Self-control is an essential tool for success in life. Yet, it can be a very unnatural skill to possess for a child. Some kids naturally seem to get it. Others seem to struggle with keeping not just their hands and feet to themselves but any other part of their body that might be near someone. Most children show signs of self-control between the ages of 3 to 7. But every child matures at different rates. It’s important to practice and train children in ways to build self-control. And here are some simple tips to begin this process.
Teaching Your Child Self-Control
Define self-control to your child.
If you want to see self-control in your home, you must first make sure your child understands what self-control is. We can’t expect a child to show self-control when we haven’t taught them about it in a way that makes sense to them. For most kids, a workable definition of self-control is the ability to control your feelings, words, bodies, and actions toward others in a respectful way. But each part of that needs to be broken down a little more to make sense to then.
To help this make more sense, you can say things like this and then give examples:
- Self-control of your feelings means not shouting when you are angry but choosing to talk in a calm voice.
- Self-control of your words means not saying things that are disrespectful even if you are frustrated.
- Self-control of your body means keeping your hands and feet to yourself while standing next to others.
- Self-control of your actions means not doing anything that could hurt or bother someone that is near you.
Let your child practice how to show self-control.
Once you have defined what self-control looks like, let them act out scenarios where you know your child struggles. If they tend to get in trouble for kicking under the table, then sit at a table with your child and practice sitting with their legs on the ground.
Give your child strategies when they are struggling with self-control.
If a child struggles with self-control, give them strategies to show it. For example, if your child wants to kick others under the table, have them practice stomping their feet in place instead of kicking. Or, if your child typically screams when they don’t get their way, teach them to count from 1 to 10 to calm themselves down. As children increase their coping strategies, they will have more success.
Give your child self-control mantras to use in different scenarios.
Shows like Daniel Tiger’s Neighborhood are great for giving kids mantras to repeat for different scenarios. They are often musical in nature and have a rhyme to them. For example, if they struggle with emotional regulation, a great mantra from Daniel is: “When you feel so mad and that you want to roar, take a big breath and count to four.” But you can also make your own up that applies to your children. If they struggle with feeling left out, you can teach them a phrase, “If I feel left out, I don’t have to pout. My friend and I can play another day.”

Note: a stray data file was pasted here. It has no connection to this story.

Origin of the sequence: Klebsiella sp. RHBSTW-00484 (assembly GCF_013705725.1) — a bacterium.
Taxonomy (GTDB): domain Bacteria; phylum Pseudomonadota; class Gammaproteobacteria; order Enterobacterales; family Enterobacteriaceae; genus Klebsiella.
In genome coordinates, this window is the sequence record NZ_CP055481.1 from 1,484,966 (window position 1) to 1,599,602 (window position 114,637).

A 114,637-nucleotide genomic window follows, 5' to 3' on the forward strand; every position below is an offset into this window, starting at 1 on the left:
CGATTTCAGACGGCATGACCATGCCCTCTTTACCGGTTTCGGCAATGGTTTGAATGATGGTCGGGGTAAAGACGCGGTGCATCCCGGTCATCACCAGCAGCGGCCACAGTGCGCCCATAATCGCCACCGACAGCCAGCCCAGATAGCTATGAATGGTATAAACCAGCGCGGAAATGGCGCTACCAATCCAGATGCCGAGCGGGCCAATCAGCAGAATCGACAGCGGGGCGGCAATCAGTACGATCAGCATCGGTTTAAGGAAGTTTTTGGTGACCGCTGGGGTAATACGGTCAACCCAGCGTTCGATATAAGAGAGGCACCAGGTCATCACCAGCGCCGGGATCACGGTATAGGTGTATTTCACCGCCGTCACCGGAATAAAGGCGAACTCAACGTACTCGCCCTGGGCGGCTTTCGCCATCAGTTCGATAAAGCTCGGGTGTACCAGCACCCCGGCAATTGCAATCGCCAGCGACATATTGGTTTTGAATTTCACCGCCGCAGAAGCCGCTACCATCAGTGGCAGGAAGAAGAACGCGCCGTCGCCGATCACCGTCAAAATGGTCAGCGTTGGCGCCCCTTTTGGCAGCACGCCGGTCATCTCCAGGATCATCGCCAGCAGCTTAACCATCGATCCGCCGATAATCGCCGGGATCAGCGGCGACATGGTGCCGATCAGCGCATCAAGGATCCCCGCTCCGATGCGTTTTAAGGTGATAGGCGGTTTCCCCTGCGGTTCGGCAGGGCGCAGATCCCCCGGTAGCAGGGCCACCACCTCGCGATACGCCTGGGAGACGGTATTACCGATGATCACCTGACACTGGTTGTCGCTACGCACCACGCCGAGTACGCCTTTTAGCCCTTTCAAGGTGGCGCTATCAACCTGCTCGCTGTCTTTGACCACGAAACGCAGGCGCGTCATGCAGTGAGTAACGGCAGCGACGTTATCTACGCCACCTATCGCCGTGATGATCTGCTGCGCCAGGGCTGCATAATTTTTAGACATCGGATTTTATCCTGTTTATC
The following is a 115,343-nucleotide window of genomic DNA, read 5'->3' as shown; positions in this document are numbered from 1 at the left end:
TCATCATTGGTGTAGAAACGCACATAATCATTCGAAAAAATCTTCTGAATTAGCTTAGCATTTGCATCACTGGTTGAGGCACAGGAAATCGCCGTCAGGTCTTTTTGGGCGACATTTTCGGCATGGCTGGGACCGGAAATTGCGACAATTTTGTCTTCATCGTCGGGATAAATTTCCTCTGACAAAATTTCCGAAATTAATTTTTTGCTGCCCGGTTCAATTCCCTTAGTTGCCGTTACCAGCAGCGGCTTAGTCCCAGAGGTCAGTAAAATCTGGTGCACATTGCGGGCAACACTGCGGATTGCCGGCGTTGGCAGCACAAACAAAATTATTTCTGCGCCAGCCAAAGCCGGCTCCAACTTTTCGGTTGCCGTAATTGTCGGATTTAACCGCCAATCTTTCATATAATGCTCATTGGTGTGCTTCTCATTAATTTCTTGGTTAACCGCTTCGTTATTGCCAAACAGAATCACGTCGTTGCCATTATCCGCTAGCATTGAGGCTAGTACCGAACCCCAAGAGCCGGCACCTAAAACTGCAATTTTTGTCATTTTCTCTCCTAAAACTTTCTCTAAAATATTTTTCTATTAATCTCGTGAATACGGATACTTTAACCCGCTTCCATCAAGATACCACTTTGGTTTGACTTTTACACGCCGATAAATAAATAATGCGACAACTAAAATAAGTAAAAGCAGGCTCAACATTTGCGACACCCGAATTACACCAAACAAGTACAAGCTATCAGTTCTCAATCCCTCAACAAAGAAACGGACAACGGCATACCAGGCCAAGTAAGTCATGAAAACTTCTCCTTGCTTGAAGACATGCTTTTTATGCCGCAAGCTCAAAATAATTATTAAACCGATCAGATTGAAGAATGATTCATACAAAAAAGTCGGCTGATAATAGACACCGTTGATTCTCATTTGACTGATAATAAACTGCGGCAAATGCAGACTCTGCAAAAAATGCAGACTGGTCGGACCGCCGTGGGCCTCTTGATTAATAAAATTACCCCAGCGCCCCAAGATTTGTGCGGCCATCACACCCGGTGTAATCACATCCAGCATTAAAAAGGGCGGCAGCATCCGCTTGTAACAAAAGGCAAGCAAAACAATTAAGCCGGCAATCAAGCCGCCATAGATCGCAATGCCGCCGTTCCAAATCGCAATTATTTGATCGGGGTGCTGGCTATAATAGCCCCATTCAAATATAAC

Play games that involve self-control with your child.
Many games teach children the discipline of delayed gratification and waiting. Simple games like Simon Says, freeze tag, or Red Light/Green Light are all childhood games that help children learn to control their bodies and listen. They have to pay attention to the adult’s words to win. And while they are fun to the child, they also help the child learn important skills.
Recognize and applaud your child when they exhibit self-control.
One of my favorite ways to help children learn self-control is to applaud a child and notice when they do a great job showing self-control. The more you notice their good behavior, the more naturally motivated they are to continue. As parents, we often give feedback when our children do not do what we desire instead of when they are.
For instance, you have been working to help your child tell you when they are tired instead of whine. Your child vocalizes to you that they are ready for bed. Be sure to affirm them for their ability to control their emotions. For example, “I want to let you know how proud I am that you noticed you were tired and asked to go to bed instead of starting to whine and get upset about other things. You are paying attention to what you need. That takes self-control to ask for bed. I am so proud of you.” The more they notice they are capable, the more they feel empowered to continue striving for self-control.
Alert your child at times when they have a chance to practice self-control.
There are times when a child can respond differently to a situation when a parent reminds them that it is a good opportunity to express self-control. For example, if you see a child walking into a trigger situation, you can proactively say, “I know that sometimes when we go to your cousin’s house, you don’t like to wait to go outside. But we have to follow their rules and go outside when the dog comes inside. So this is a great time to practice self-control. And I know you can do it.”
You can also have a code phrase you use like “Orange Monkey.” When you say this phrase, it is their cue to show self-control without everyone else around knowing what you are talking about. A codeword’s power is that it can make the child feel empowered that you are saying something just to them.
All in all, self-control is a growing process. It’s sometimes even hard for adults! So we must remember that while teaching our children. Because little by little, they grow and learn. It just takes time.